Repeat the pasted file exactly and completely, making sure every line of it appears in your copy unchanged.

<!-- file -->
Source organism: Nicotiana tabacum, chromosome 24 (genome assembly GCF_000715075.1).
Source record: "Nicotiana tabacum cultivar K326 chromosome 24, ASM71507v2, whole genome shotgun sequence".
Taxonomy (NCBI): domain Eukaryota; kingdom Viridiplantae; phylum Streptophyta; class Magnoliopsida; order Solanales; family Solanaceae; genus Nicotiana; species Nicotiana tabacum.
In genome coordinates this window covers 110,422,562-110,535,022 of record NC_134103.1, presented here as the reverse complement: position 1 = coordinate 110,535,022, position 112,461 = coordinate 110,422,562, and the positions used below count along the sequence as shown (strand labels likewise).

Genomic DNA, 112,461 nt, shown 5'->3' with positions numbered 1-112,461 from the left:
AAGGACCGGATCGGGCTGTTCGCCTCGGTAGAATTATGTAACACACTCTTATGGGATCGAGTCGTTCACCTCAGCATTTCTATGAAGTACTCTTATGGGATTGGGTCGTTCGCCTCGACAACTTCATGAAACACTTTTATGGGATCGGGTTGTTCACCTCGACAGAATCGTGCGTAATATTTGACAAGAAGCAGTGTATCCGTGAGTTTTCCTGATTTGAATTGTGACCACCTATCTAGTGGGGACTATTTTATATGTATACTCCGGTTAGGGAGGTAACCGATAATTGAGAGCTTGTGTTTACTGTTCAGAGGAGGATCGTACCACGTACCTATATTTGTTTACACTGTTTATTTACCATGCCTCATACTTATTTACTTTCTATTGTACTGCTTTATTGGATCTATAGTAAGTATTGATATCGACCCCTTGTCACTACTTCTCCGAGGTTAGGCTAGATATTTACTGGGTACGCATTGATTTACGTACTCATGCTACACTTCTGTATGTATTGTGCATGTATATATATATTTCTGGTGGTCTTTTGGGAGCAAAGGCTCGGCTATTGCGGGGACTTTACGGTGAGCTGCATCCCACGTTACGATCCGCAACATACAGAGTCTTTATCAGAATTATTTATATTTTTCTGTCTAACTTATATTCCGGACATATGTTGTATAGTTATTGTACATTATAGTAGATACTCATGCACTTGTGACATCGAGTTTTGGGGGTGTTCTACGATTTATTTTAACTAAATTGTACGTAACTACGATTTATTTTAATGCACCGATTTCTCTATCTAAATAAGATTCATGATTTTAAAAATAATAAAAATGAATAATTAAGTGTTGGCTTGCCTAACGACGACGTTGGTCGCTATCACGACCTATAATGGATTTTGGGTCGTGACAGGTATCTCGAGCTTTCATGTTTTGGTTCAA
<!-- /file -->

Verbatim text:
Source organism: Nicotiana tabacum, chromosome 24 (genome assembly GCF_000715075.1).
Source record: "Nicotiana tabacum cultivar K326 chromosome 24, ASM71507v2, whole genome shotgun sequence".
Taxonomy (NCBI): domain Eukaryota; kingdom Viridiplantae; phylum Streptophyta; class Magnoliopsida; order Solanales; family Solanaceae; genus Nicotiana; species Nicotiana tabacum.
In genome coordinates this window covers 110,422,562-110,535,022 of record NC_134103.1, presented here as the reverse complement: position 1 = coordinate 110,535,022, position 112,461 = coordinate 110,422,562, and the positions used below count along the sequence as shown (strand labels likewise).

Genomic DNA, 112,461 nt, shown 5'->3' with positions numbered 1-112,461 from the left:
AAGGACCGGATCGGGCTGTTCGCCTCGGTAGAATTATGTAACACACTCTTATGGGATCGAGTCGTTCACCTCAGCATTTCTATGAAGTACTCTTATGGGATTGGGTCGTTCGCCTCGACAACTTCATGAAACACTTTTATGGGATCGGGTTGTTCACCTCGACAGAATCGTGCGTAATATTTGACAAGAAGCAGTGTATCCGTGAGTTTTCCTGATTTGAATTGTGACCACCTATCTAGTGGGGACTATTTTATATGTATACTCCGGTTAGGGAGGTAACCGATAATTGAGAGCTTGTGTTTACTGTTCAGAGGAGGATCGTACCACGTACCTATATTTGTTTACACTGTTTATTTACCATGCCTCATACTTATTTACTTTCTATTGTACTGCTTTATTGGATCTATAGTAAGTATTGATATCGACCCCTTGTCACTACTTCTCCGAGGTTAGGCTAGATATTTACTGGGTACGCATTGATTTACGTACTCATGCTACACTTCTGTATGTATTGTGCATGTATATATATATTTCTGGTGGTCTTTTGGGAGCAAAGGCTCGGCTATTGCGGGGACTTTACGGTGAGCTGCATCCCACGTTACGATCCGCAACATACAGAGTCTTTATCAGAATTATTTATATTTTTCTGTCTAACTTATATTCCGGACATATGTTGTATAGTTATTGTACATTATAGTAGATACTCATGCACTTGTGACATCGAGTTTTGGGGGTGTTCTACGATTTATTTTAACTAAATTGTACGTAACTACGATTTATTTTAATGCACCGATTTCTCTATCTAAATAAGATTCATGATTTTAAAAATAATAAAAATGAATAATTAAGTGTTGGCTTGCCTAACGACGACGTTGGTCGCTATCACGACCTATAATGGATTTTGGGTCGTGACAGGTATCTCGAGCTTTCATGTTTTGGTTCAA